With Americans receiving more healthcare in places other than hospitals, the hospital-acquired infection has been reclassified to be called Healthcare-Associated Infection (HAI). In other words, hospitals are not the only places you can come down with something just because you went in to get care. As you can see in the infographic above, 5% of patients in the US acquire an infection in a healthcare facility and almost 100,000 die from an HAI every year.
I certainly know people who have acquired a staph infection in a healthcare setting, don’t you? Or have heard about celebrity cases like that of Rosie O’Donnell or the late Roy Scheider, who died from a staph infection.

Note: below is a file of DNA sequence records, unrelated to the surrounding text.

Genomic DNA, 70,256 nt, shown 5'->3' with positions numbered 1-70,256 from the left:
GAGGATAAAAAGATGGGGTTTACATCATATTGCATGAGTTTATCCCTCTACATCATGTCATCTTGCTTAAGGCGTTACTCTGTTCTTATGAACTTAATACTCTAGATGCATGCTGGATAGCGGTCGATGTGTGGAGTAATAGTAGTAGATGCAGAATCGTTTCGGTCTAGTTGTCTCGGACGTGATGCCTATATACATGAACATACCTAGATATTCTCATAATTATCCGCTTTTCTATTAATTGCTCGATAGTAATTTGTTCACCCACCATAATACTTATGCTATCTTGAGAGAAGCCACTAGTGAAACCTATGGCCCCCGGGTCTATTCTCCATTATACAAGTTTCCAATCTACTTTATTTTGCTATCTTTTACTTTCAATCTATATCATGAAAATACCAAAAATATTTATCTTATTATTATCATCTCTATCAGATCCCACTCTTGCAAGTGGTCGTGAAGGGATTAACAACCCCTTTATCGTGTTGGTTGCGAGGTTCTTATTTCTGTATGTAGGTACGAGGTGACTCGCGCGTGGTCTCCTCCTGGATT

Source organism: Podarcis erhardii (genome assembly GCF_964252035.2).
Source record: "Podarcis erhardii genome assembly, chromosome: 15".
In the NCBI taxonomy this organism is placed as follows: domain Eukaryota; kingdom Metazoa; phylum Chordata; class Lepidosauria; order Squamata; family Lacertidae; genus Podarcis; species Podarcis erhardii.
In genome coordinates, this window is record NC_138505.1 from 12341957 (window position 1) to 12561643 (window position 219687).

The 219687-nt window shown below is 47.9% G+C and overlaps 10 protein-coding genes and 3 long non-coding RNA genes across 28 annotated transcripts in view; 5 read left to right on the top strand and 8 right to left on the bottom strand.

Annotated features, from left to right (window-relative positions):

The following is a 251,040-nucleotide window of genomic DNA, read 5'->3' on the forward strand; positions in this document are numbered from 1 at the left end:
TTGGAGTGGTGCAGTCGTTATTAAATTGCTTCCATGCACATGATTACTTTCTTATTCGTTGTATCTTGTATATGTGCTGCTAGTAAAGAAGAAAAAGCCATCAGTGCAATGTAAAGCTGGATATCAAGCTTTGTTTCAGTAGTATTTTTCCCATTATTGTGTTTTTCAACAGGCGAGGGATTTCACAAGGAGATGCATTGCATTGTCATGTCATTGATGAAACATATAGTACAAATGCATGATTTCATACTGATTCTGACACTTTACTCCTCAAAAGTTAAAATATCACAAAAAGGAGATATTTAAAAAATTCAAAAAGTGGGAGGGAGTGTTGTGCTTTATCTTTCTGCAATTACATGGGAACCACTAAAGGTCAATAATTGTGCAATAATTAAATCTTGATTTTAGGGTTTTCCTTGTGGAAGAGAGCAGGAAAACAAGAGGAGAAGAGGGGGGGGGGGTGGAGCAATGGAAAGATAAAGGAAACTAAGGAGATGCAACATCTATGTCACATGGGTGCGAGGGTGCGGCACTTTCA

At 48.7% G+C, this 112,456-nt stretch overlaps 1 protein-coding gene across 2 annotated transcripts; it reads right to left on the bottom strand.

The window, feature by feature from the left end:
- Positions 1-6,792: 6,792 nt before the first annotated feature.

The Indoor Air Quality Association has hit it out of the park with this video about Healthcare-Associated Infection and how to prevent it with thorough and frequent environmental cleaning:
Cleaning and disinfection are two distinct parts of preventing healthcare-associated infections. Cleaning “refers to the removal of visible soil and organic contamination from a device or environmental surface.” This cleaning goes a long way in removing microorganisms from the cleaned surfaces, but it is not enough. They also need to be disinfected. Some surfaces are more likely to be contaminated than others and some–those close to patient and those which are touched often–need special attention.
At AirTek, we are committed to helping reduce the incidence of healthcare-associated infection. No one should come home from a procedure sicker than they went in.